Bitcoin (BTC) has been stuck below $29K for nearly three weeks, reaching historic levels for low volatility, but despite stunted price activity, bulls are bracing for a field day.
On August 15, BTC lost 0.33% of its value to settle at $29,300, with on-chain data indicating several reasons for the trend.
“The digital asset market continues trading within a historically low volatility regime, with several metrics indicating extreme apathy and exhaustion has been reached in the $29K to $30K range,” read a Glassnode report.
The narrow trading range comes on the heels of dwindling derivative trading volumes and annualized realized volatility, but lengthy sideways trading is not new for the asset class.
In early 2023, Bitcoin faced a similar patch after prices hovered at the $16,800 mark for nearly three weeks, and in 2016, the price of BTC appeared to be pegged at $604 for several weeks.
Pundits have blamed the recent trend on the push-pull effects of two key events. The first is the growing optimism around a potential approval by the U.S. Securities and Exchange Commission (SEC) for a spot BTC exchange-traded fund (ETF).
Fears that the banking regulator could jack up interest rates have stifled a rally for Bitcoin, with pundits citing the U.S. dollar index (DXY) recent gains in July.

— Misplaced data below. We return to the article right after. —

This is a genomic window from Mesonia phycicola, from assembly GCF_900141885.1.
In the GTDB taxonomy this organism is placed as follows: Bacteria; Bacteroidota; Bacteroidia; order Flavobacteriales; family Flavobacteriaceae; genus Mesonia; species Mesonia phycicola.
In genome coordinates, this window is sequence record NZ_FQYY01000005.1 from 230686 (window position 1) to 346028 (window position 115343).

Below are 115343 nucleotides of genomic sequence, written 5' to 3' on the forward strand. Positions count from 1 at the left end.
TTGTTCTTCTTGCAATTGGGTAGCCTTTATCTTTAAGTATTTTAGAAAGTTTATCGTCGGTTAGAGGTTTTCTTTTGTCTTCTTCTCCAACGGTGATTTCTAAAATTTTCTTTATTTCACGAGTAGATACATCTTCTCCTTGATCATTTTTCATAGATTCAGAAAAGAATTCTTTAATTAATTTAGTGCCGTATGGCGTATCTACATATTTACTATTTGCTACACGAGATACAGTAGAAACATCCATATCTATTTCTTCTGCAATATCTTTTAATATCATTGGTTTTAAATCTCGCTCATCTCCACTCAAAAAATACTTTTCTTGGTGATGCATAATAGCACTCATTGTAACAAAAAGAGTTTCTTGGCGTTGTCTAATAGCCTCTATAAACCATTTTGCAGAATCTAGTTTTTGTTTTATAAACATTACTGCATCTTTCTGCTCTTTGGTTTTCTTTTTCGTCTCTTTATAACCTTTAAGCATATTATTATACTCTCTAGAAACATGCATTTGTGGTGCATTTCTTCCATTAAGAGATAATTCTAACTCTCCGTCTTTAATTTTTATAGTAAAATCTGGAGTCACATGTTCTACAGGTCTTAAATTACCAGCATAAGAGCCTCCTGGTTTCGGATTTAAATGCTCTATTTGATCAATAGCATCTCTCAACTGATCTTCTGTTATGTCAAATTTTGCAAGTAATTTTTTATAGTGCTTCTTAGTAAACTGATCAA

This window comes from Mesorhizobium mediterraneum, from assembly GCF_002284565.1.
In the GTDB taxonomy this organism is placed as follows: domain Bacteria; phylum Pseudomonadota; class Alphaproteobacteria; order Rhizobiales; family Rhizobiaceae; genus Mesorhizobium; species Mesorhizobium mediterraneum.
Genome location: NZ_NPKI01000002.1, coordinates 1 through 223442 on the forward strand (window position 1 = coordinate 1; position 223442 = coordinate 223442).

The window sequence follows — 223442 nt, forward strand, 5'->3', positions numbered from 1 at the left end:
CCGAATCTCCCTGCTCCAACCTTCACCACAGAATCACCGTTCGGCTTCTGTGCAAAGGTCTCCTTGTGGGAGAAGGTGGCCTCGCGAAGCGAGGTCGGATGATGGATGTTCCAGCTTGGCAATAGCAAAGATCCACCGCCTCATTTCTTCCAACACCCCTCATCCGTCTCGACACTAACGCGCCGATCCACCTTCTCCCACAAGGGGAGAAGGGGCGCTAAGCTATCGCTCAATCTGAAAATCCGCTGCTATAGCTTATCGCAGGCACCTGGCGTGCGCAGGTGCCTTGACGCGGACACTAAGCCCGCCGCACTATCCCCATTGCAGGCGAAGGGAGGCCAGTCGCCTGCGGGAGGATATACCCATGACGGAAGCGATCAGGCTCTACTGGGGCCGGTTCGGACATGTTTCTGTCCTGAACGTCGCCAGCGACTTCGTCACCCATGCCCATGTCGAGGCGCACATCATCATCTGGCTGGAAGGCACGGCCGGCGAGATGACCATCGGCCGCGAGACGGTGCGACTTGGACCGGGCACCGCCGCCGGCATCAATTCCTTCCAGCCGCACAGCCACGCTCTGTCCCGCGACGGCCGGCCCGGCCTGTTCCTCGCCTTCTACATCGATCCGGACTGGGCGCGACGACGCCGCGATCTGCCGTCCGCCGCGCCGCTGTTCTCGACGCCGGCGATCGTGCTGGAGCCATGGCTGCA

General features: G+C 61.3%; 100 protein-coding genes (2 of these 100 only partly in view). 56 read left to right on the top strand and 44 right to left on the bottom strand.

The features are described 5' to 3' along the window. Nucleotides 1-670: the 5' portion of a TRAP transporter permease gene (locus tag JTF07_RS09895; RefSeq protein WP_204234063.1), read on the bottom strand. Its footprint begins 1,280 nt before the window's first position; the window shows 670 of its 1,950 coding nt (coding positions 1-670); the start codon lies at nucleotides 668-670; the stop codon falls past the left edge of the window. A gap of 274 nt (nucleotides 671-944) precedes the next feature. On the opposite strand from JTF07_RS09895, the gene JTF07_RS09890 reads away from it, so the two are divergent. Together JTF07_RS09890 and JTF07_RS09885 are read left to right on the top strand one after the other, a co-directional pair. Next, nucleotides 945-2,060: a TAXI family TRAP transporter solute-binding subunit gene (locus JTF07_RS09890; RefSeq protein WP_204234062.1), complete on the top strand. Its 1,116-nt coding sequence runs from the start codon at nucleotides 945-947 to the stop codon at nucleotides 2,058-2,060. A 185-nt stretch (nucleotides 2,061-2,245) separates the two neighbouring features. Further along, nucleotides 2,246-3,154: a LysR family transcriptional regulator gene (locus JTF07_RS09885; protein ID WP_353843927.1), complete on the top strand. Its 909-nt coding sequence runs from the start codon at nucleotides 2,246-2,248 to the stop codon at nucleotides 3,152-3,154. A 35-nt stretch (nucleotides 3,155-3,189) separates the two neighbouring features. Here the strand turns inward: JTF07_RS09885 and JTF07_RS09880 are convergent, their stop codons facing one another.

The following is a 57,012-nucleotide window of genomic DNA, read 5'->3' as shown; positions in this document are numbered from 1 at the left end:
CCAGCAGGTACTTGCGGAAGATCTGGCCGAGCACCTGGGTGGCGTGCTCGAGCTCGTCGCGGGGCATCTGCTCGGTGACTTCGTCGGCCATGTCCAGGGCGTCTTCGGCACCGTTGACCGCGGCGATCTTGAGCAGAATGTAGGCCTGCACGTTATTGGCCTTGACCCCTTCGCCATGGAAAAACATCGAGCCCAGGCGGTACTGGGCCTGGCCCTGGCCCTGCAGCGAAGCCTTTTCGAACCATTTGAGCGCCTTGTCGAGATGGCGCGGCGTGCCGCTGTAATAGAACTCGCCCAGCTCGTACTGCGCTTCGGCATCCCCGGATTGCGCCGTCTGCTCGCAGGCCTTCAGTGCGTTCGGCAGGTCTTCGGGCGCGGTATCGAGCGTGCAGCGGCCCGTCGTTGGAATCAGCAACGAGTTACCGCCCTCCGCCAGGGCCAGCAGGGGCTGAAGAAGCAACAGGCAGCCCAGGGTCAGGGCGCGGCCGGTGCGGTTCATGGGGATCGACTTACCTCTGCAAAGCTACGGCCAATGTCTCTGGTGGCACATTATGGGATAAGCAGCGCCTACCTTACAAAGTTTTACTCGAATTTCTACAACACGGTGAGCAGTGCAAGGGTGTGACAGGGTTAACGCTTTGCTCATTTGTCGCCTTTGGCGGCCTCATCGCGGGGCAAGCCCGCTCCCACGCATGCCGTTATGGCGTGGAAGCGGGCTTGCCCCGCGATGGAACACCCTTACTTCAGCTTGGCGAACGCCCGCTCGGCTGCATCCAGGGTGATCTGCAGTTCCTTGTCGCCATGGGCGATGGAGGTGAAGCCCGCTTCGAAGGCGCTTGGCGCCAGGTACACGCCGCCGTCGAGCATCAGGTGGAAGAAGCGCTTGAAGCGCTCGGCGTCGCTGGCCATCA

Amid BTC’s sideways trading, the trend is the short-term asset holder’s distribution concentrated between $25,000 and $31,000. Onchain analytics firm Glassnode reports that most short-term holders are in the red and could create selling pressure.
Despite the threat of selling pressure, the amount of BTC held by long-term holders has surged to a new peak of 14.6 million BTC.
Pundits argue that worsening macroeconomic challenges may force the hand of long-term holders to dispose of their assets, noting that as a relatively new asset class, it remains unclear how holders will fare in the face of economic adversity.
Light at the end of the tunnel
While a cross-section of investors interpret Bitcoin’s sideways trading as a precursor for dwindling prices, others have their sights on a rally. The optimists point to technical indicators as proof for a bull run, noting that shrinking Bollinger Bands have historically been a measure for a breakout for Bitcoin.
Pessimists have their eyes peeled on a forming wedge pattern and fundamentals like the SEC’s hesitance to approve a spot-based ETF. The listing of the first spot ETF in Europe failed to trigger a BTC rally and the recent extensions by the SEC appear to back their stance.